If you still are looking for information regarding Issues 9 & 10, please check out the Issues 9 & 10 site.   

Today is voting day!  Please vote!

  • Trent Bowers, Superintendent
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A Community Asset

SamOver the past several months I’ve had the privilege of talking to over 75 different groups about Issues 9 & 10 which will be on the ballot on November 6th.  Everywhere I go, I’ve been able to share our vision for our school district and our positive shared future.  It’s clear that people love Worthington Schools, and they often share with me very personal stories of teachers and support staff that have gone above and beyond to make a positive difference in the life of their child.  It’s awesome to have the opportunity to talk with our community about our schools.

As a public school district, we are a significant community asset.  When the school year began in August of this year, 10,362 Worthington students entered our schools.  To serve our students, we employ 1,205 FTE (full-time equivalent staff). As a service industry, our number one function is teaching the students in our school district and helping them each learn and grow to meet their potential.  Thus, the bulk of our staff are teachers.

However, in order to serve our students and our community we are a large organization.  Our bus fleet is 90 buses, and we travel on average 6,400 miles each day and over one million miles a year transporting students to and from school and co-curricular events.  Our grounds and maintenance team maintains 379 acres of school district land for playgrounds and green space. Our custodial team cleans 1,645,518 square feet of inside space every day.  Last year our food service team served students 883,179 meals. This year we’re on pace to serve even more meals!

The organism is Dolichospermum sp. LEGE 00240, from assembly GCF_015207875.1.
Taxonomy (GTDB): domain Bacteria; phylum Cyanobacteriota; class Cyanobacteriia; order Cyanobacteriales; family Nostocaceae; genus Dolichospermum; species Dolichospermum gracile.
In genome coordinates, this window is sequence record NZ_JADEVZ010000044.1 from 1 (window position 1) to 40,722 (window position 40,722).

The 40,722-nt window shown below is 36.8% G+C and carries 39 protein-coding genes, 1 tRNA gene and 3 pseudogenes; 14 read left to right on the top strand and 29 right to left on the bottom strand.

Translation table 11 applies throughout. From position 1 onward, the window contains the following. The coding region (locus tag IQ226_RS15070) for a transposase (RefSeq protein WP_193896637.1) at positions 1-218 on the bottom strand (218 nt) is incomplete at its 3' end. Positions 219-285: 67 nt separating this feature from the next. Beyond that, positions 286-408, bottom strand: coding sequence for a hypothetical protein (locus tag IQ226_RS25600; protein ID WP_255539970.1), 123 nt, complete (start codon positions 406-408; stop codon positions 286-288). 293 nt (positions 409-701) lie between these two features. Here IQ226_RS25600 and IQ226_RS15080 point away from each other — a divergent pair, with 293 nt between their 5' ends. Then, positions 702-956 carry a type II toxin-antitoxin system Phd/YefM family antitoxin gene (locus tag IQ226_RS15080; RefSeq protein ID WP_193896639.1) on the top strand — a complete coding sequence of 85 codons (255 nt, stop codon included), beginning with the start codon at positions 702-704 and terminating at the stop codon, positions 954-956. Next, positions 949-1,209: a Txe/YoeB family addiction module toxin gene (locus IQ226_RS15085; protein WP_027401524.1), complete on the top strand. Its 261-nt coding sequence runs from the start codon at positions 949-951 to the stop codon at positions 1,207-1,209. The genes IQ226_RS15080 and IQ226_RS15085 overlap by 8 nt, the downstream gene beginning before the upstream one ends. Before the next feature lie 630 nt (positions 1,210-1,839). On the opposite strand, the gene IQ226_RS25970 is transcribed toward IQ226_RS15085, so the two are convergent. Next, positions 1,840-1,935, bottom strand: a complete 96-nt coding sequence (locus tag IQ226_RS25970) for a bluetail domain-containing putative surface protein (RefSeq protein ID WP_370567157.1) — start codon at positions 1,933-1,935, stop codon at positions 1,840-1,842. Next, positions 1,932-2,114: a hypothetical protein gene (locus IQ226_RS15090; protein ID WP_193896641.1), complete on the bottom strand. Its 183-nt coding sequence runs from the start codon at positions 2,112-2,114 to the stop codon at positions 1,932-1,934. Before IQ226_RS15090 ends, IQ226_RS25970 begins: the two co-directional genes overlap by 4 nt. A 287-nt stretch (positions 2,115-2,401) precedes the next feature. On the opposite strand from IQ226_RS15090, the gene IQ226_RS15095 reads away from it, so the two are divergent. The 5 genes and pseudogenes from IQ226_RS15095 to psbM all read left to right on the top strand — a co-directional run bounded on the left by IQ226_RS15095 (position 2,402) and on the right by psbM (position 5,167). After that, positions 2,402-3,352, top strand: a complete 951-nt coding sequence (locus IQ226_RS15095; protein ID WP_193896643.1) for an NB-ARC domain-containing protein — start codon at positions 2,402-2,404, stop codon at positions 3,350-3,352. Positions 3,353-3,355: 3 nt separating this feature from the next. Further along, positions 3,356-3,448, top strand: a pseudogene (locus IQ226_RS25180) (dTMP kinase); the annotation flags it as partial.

Finally, Worthington Schools has capital assets owned by our community that are valued currently at around $185,000,000.  Buildings, land, furniture, etc… these are utilized each day to help accomplish our mission: To empower a community of learners who will change the world!

We’re lucky to live and work in a community that cares so deeply about its schools.  Every day I’m amazed by the good things happening throughout this large organization. 

Most of my numbers for this post come from our Worthington Schools Comprehensive Annual Financial Report 2018 (p.135 and 137).  If you’d like to dig into the school district’s finances that report is available to the public simply by clicking here.

-Trent Bowers, Superintendent

 

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The Midas Touch

blogphoto2A few days ago on my way to work, I was driving north on High Street from my house to the WEC.  When I looked at the dash on my car I noticed the low tire pressure light was on. No problem I thought and I pulled into the BP station to add air.  Somehow as I attempted to add air I actually decreased my tire pressure from 29 PSI to 24 PSI. (36 would be the right number for my tires.) Something was not working correctly.  So, I jumped back in my car and drove south on High Street to the Speedway to use their pump. Their pump worked great but I couldn’t get the tire pressure gauge to work. I decided to just “eye-ball” the tire pressure.  Things looked good so I got back in the car and headed to work.

My car has a tire pressure monitor that tells what the tire pressure is for each tire.  As I drove towards the WEC, I realized my “eye-balling” plan was not working and the monitor now read that I had 50 PSI in one tire, 42 PSI in another, etc…  Apparently, I needed the gauge. So, I went back to BP. Their system was effective at taking the air out of my tires the first time and thus I thought I could just do it again and get each tire to the correct PSI.  As I’m certain you can ascertain, I failed miserably and now all four tires were either above or below the PSI they were supposed to be at. Additionally, my hands were covered in black stuff, my finger was bleeding and I was trying not to wipe either on my suit.